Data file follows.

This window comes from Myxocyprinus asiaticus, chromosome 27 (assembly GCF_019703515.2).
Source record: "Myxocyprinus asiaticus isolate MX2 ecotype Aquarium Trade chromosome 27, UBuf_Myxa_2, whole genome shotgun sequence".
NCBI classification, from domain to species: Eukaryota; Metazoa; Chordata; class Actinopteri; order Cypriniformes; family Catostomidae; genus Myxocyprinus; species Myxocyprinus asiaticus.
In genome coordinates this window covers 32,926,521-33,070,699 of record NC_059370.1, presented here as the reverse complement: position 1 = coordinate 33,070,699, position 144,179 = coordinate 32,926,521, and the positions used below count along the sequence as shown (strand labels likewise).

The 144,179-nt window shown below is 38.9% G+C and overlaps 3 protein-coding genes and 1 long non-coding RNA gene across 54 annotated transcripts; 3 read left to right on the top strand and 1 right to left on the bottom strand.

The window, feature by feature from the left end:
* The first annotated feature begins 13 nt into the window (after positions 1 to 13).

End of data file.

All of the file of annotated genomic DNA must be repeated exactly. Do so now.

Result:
This window comes from Myxocyprinus asiaticus, chromosome 27 (assembly GCF_019703515.2).
Source record: "Myxocyprinus asiaticus isolate MX2 ecotype Aquarium Trade chromosome 27, UBuf_Myxa_2, whole genome shotgun sequence".
NCBI classification, from domain to species: Eukaryota; Metazoa; Chordata; class Actinopteri; order Cypriniformes; family Catostomidae; genus Myxocyprinus; species Myxocyprinus asiaticus.
In genome coordinates this window covers 32,926,521-33,070,699 of record NC_059370.1, presented here as the reverse complement: position 1 = coordinate 33,070,699, position 144,179 = coordinate 32,926,521, and the positions used below count along the sequence as shown (strand labels likewise).

The 144,179-nt window shown below is 38.9% G+C and overlaps 3 protein-coding genes and 1 long non-coding RNA gene across 54 annotated transcripts; 3 read left to right on the top strand and 1 right to left on the bottom strand.

The window, feature by feature from the left end:
* The first annotated feature begins 13 nt into the window (after positions 1 to 13).